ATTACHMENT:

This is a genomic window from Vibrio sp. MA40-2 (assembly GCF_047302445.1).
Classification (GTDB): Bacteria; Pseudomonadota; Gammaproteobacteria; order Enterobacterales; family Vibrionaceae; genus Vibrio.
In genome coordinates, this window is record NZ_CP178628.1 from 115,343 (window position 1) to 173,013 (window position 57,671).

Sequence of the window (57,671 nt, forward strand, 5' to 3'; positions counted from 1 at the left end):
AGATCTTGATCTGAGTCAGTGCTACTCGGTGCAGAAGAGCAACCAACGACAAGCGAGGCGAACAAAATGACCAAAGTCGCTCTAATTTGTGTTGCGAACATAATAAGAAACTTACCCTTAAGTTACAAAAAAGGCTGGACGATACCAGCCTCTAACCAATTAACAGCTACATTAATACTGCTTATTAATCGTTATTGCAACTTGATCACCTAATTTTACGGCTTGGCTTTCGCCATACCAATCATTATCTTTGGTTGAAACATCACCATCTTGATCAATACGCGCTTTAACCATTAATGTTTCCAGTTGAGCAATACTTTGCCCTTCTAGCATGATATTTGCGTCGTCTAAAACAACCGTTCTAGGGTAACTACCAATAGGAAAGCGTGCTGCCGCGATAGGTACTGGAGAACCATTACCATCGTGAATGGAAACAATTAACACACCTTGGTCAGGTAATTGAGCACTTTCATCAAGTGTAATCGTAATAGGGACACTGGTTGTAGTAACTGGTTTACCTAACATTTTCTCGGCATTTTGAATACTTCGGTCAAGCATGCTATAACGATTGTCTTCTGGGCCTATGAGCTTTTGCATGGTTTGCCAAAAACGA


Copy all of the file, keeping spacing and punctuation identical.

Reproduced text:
This is a genomic window from Vibrio sp. MA40-2 (assembly GCF_047302445.1).
Classification (GTDB): Bacteria; Pseudomonadota; Gammaproteobacteria; order Enterobacterales; family Vibrionaceae; genus Vibrio.
In genome coordinates, this window is record NZ_CP178628.1 from 115,343 (window position 1) to 173,013 (window position 57,671).

Sequence of the window (57,671 nt, forward strand, 5' to 3'; positions counted from 1 at the left end):
AGATCTTGATCTGAGTCAGTGCTACTCGGTGCAGAAGAGCAACCAACGACAAGCGAGGCGAACAAAATGACCAAAGTCGCTCTAATTTGTGTTGCGAACATAATAAGAAACTTACCCTTAAGTTACAAAAAAGGCTGGACGATACCAGCCTCTAACCAATTAACAGCTACATTAATACTGCTTATTAATCGTTATTGCAACTTGATCACCTAATTTTACGGCTTGGCTTTCGCCATACCAATCATTATCTTTGGTTGAAACATCACCATCTTGATCAATACGCGCTTTAACCATTAATGTTTCCAGTTGAGCAATACTTTGCCCTTCTAGCATGATATTTGCGTCGTCTAAAACAACCGTTCTAGGGTAACTACCAATAGGAAAGCGTGCTGCCGCGATAGGTACTGGAGAACCATTACCATCGTGAATGGAAACAATTAACACACCTTGGTCAGGTAATTGAGCACTTTCATCAAGTGTAATCGTAATAGGGACACTGGTTGTAGTAACTGGTTTACCTAACATTTTCTCGGCATTTTGAATACTTCGGTCAAGCATGCTATAACGATTGTCTTCTGGGCCTATGAGCTTTTGCATGGTTTGCCAAAAACGA